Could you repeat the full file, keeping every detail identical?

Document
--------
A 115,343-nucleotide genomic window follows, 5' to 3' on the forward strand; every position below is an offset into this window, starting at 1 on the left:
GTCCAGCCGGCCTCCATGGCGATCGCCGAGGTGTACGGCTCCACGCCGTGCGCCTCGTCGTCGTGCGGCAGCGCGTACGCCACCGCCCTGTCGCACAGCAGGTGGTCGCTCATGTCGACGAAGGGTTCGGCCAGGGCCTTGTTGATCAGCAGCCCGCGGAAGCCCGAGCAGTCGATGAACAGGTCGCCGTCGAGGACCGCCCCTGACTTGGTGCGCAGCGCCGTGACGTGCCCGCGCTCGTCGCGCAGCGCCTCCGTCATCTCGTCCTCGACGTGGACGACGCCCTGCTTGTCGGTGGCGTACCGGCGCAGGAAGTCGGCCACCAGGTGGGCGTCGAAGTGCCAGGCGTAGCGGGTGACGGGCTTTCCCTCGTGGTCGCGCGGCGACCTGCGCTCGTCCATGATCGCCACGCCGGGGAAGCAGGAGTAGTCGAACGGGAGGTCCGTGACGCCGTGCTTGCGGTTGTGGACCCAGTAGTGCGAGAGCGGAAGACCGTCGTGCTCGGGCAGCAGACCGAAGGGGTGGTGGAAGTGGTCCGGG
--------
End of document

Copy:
A 115,343-nucleotide genomic window follows, 5' to 3' on the forward strand; every position below is an offset into this window, starting at 1 on the left:
GTCCAGCCGGCCTCCATGGCGATCGCCGAGGTGTACGGCTCCACGCCGTGCGCCTCGTCGTCGTGCGGCAGCGCGTACGCCACCGCCCTGTCGCACAGCAGGTGGTCGCTCATGTCGACGAAGGGTTCGGCCAGGGCCTTGTTGATCAGCAGCCCGCGGAAGCCCGAGCAGTCGATGAACAGGTCGCCGTCGAGGACCGCCCCTGACTTGGTGCGCAGCGCCGTGACGTGCCCGCGCTCGTCGCGCAGCGCCTCCGTCATCTCGTCCTCGACGTGGACGACGCCCTGCTTGTCGGTGGCGTACCGGCGCAGGAAGTCGGCCACCAGGTGGGCGTCGAAGTGCCAGGCGTAGCGGGTGACGGGCTTTCCCTCGTGGTCGCGCGGCGACCTGCGCTCGTCCATGATCGCCACGCCGGGGAAGCAGGAGTAGTCGAACGGGAGGTCCGTGACGCCGTGCTTGCGGTTGTGGACCCAGTAGTGCGAGAGCGGAAGACCGTCGTGCTCGGGCAGCAGACCGAAGGGGTGGTGGAAGTGGTCCGGG